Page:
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NOTE: use Perl; is on undef hiatus. You can read content, but you can't post it. More info will be forthcoming forthcomingly.

All the Perl that's Practical to Extract and Report

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  • he lives! :)
  • So does this mean ORA isn't doing an into to soft porn?
  • Indentation versus curlies is, as I'd long suspected, a bogus issue.

    There are a couple of real issues with indentation, but mostly in Python's favor.

    Indentation without line noise is a major convenience for those typing with their voice or quite possibly other adaptive technologies.

    Indentation without line-noise lacks the redundancy that braces and a "tidy" reformatter can provide, but gets a similar effect directly. Editors that have been trained to match brackets may have a harder time skipping back to

    --
    Bill
    # I had a sig when sigs were cool
    use Sig;
    • the eye can do it easier if it is on page.

      Not these eyes, alas. It was messing me up bigtime when I closed a bunch of blocks at once (if in a loop in a loop). No doubt I'll get used to it, but don't make the mistake of confusing familiar for intuitive. Nothing about these infernal machines is actually intuitive, and eyes can no doubt learn to see the invisible indents the same way that fingers can learn to hit the match-curly key sequence.

      Most tellingly, the Ubuntu team feels the simpler visually obv

      • I've had new programmers revel in Perl the same way I've seen new programmers revel in Python.

        As a new programmer I revelled in QBasic, but it doesn't meant that was a good language. Programming is fun, people can enjoy it in nearly any language. Maybe not COBOL... submitting batch jobs isn't satisfying. But all languages that aren't soul-eating are fun.

        But new users aren't all equally successful in what they are trying to do. Moreso, they don't even know how to judge their success; they don't have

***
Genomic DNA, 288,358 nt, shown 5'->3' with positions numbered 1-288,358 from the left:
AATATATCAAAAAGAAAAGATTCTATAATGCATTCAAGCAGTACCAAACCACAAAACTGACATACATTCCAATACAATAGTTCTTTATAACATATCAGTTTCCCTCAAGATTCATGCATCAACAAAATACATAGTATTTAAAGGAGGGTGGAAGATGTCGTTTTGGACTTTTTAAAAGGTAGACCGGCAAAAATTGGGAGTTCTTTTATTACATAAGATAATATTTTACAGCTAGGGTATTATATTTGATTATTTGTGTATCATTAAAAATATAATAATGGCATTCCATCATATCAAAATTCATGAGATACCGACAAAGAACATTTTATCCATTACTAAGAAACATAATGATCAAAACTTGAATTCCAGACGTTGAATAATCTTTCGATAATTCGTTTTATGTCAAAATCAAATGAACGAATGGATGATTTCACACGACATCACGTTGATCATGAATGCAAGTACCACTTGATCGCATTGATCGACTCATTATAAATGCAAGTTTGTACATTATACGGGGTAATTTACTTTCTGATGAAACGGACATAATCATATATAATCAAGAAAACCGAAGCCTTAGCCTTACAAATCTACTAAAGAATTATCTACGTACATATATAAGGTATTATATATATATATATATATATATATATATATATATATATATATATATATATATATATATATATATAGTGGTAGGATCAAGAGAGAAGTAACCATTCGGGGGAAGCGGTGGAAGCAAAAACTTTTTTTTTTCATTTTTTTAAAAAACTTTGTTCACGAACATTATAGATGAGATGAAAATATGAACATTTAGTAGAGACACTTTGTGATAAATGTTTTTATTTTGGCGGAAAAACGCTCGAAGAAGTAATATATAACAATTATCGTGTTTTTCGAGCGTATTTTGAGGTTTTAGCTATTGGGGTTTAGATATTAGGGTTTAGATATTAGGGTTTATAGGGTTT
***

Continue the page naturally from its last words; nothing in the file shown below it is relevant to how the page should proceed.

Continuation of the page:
• Are going to release your port of universal parser to cpan? I would like to use it, if possible.

    Right now, I'm using a bunch of modules from CPAN but they don't match the breadth of stuff that universal parser catches.

    Thanks,
    --
    life is short
    • You misunderstand me. Sadly there is no port of Universal Parser--I did my coding in Python because of this. Sorry!
  • It wouldn't have helped with the fundamental issue in the example you mentioned (you probably got a "'module' object is not callable" error, there) but as far as working code is concerned, many modules contain useful examples in their test code. "help(StringIO)" tells you the file containing the StringIO module, and then you can read the "test()" function in there. In the same directory there is also a "test" subdirectory, which contains "test_StringIO.py". Those test files can also be worth looking at
  • Python CPAN = CheeseShop + EasyInstall:

    http://cheeseshop.python.org/ [python.org] - a repository of links and downloads for Python projects

    http://peak.telecommunity.com/DevCenter/EasyInstall [telecommunity.com] - a simple package manager for automatic find/download/build/dependency resolution. For example, running "easy_install SQLObject" will search the Cheese Shop for the "SQLObject" object-relational mapping package, then download and build it for you, along with any dependencies it needs.

    Both the Cheese Shop and EasyInstall are fairl
  • Anyone looking for the analog of Perl in some language, or at least the equivalent of Perl Cookbook recipes, should check out PLEAC [sourceforge.net], which is a (not always complete) translation of the Perl Cookbook into different languages (including Python)